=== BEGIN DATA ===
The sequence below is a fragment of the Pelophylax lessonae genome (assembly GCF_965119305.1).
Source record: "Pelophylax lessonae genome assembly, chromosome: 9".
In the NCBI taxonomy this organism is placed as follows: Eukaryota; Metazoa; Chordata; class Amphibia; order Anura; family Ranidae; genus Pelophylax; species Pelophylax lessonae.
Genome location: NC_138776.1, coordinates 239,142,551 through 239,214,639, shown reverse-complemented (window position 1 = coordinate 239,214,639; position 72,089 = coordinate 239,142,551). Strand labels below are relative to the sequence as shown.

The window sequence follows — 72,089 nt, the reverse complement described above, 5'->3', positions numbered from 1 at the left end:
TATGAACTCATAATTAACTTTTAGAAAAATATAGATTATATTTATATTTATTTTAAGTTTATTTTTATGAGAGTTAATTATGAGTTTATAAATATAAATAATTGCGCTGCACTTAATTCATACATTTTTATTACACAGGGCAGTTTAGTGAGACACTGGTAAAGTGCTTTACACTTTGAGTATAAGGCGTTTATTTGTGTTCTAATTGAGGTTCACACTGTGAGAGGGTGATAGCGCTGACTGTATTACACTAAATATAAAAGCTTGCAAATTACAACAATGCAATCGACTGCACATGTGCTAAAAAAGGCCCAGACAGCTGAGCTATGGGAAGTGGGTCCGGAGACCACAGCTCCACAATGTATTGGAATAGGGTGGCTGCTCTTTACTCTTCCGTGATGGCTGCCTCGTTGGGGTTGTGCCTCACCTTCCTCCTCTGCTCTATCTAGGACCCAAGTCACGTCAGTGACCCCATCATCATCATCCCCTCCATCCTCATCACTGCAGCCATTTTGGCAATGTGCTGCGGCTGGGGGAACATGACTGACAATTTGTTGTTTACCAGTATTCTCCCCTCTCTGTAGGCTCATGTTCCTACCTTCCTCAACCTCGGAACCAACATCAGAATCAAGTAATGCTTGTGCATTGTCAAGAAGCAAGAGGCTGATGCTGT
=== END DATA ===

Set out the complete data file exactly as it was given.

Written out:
The sequence below is a fragment of the Pelophylax lessonae genome (assembly GCF_965119305.1).
Source record: "Pelophylax lessonae genome assembly, chromosome: 9".
In the NCBI taxonomy this organism is placed as follows: Eukaryota; Metazoa; Chordata; class Amphibia; order Anura; family Ranidae; genus Pelophylax; species Pelophylax lessonae.
Genome location: NC_138776.1, coordinates 239,142,551 through 239,214,639, shown reverse-complemented (window position 1 = coordinate 239,214,639; position 72,089 = coordinate 239,142,551). Strand labels below are relative to the sequence as shown.

The window sequence follows — 72,089 nt, the reverse complement described above, 5'->3', positions numbered from 1 at the left end:
TATGAACTCATAATTAACTTTTAGAAAAATATAGATTATATTTATATTTATTTTAAGTTTATTTTTATGAGAGTTAATTATGAGTTTATAAATATAAATAATTGCGCTGCACTTAATTCATACATTTTTATTACACAGGGCAGTTTAGTGAGACACTGGTAAAGTGCTTTACACTTTGAGTATAAGGCGTTTATTTGTGTTCTAATTGAGGTTCACACTGTGAGAGGGTGATAGCGCTGACTGTATTACACTAAATATAAAAGCTTGCAAATTACAACAATGCAATCGACTGCACATGTGCTAAAAAAGGCCCAGACAGCTGAGCTATGGGAAGTGGGTCCGGAGACCACAGCTCCACAATGTATTGGAATAGGGTGGCTGCTCTTTACTCTTCCGTGATGGCTGCCTCGTTGGGGTTGTGCCTCACCTTCCTCCTCTGCTCTATCTAGGACCCAAGTCACGTCAGTGACCCCATCATCATCATCCCCTCCATCCTCATCACTGCAGCCATTTTGGCAATGTGCTGCGGCTGGGGGAACATGACTGACAATTTGTTGTTTACCAGTATTCTCCCCTCTCTGTAGGCTCATGTTCCTACCTTCCTCAACCTCGGAACCAACATCAGAATCAAGTAATGCTTGTGCATTGTCAAGAAGCAAGAGGCTGATGCTGT